Although the patent owner in this case may have simply wanted to terminate the IPR, there may ultimately be instances where a patent owner could benefit from the application of the district court claim construction standard, despite having to give up patent term via a terminal disclaimer. For example, at the time the IPR petition is filed, the involved patent may expire soon anyway, and the patent owner might wish to advocate in favor of a claim construction adopted in a prior litigation.

The outcome in this IPR is also useful to illustrate how the Board, under the pressure of a statutory deadline to complete IPRs, is disinclined to undo significant portions of the trial. Therefore, requests, for example, to apply an alternate claim construction standard should likely be made early in the proceedings.

This blog is made available by Foley & Lardner LLP (“Foley” or “the Firm”) for informational purposes only. It is not meant to convey the Firm’s legal position on behalf of any client, nor is it intended to convey specific legal advice. Any opinions expressed in this article do not necessarily reflect the views of Foley & Lardner LLP, its partners, or its clients. Accordingly, do not act upon this information without seeking counsel from a licensed attorney. This blog is not intended to create, and receipt of it does not constitute, an attorney-client relationship. Communicating with Foley through this website by email, blog post, or otherwise, does not create an attorney-client relationship for any legal matter. Therefore, any communication or material you transmit to Foley through this blog, whether by email, blog post or any other manner, will not be treated as confidential or proprietary. The information on this blog is published “AS IS” and is not guaranteed to be complete, accurate, and or up-to-date. Foley makes no representations or warranties of any kind, express or implied, as to the operation or content of the site. Foley expressly disclaims all other guarantees, warranties, conditions and representations of any kind, either express or implied, whether arising under any statute, law, commercial use or otherwise, including implied warranties of merchantability, fitness for a particular purpose, title and non-infringement. In no event shall Foley or any of its partners, officers, employees, agents or affiliates be liable, directly or indirectly, under any theory of law (contract, tort, negligence or otherwise), to you or anyone else, for any claims, losses or damages, direct, indirect special, incidental, punitive or consequential, resulting from or occasioned by the creation, use of or reliance on this site (including information and other content) or any third party websites or the information, resources or material accessed through any such websites. In some jurisdictions, the contents of this blog may be considered Attorney Advertising. If applicable, please note that prior results do not guarantee a similar outcome. Photographs are for dramatization purposes only and may include models. Likenesses do not necessarily imply current client, partnership or employee status.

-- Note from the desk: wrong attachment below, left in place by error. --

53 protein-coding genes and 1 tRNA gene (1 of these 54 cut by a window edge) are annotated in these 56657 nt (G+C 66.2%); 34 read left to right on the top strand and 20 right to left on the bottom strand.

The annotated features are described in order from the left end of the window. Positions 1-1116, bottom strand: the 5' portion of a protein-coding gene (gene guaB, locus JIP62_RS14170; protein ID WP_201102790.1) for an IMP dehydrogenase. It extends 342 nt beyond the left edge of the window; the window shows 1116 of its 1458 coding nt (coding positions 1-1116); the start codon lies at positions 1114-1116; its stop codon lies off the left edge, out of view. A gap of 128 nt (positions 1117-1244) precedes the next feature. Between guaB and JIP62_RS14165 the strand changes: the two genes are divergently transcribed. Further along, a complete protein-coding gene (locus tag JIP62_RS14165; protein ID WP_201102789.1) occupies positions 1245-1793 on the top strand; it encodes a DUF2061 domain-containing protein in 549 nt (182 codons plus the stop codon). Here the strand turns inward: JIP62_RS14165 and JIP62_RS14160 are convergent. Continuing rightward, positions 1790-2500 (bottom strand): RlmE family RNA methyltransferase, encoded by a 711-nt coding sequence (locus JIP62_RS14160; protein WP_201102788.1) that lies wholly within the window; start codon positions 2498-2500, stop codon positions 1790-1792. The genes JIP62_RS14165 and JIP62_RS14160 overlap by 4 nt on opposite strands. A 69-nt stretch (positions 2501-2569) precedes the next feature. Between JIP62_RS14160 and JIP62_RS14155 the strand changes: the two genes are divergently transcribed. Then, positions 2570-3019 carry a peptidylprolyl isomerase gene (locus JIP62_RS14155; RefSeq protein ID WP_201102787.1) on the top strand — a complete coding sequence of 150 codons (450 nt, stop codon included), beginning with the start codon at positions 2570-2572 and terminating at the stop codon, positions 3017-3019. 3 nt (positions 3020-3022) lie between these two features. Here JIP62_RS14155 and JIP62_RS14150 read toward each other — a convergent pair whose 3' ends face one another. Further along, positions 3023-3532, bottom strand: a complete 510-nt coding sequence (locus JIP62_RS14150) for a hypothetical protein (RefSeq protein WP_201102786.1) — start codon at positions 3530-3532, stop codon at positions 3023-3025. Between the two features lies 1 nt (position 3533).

Related Services

Insights

A Review of Recent Whistleblower Developments
19 July 2019
Legal News: Whistleblower Developments
Cloud security inadequate for Cyber threats, are you surprised?
19 July 2019
Internet, IT & e-Discovery Blog
Blockchain: A Tool With a Future in Healthcare
18 July 2019
Health Care Law Today
Do You Know What IMMEX Stands For?
16 July 2019
Dashboard Insights
Review of 2020 Medicare Changes for Telehealth
11 December 2019
Member Call
2019 NDI Executive Exchange
14-15 November 2019
Chicago, IL
MAGI’s Clinical Research Conference
29 October 2019
Las Vegas, NV
Association for Corporate Counsel Annual Meeting 2019
27-30 October 2019
Phoenix, AZ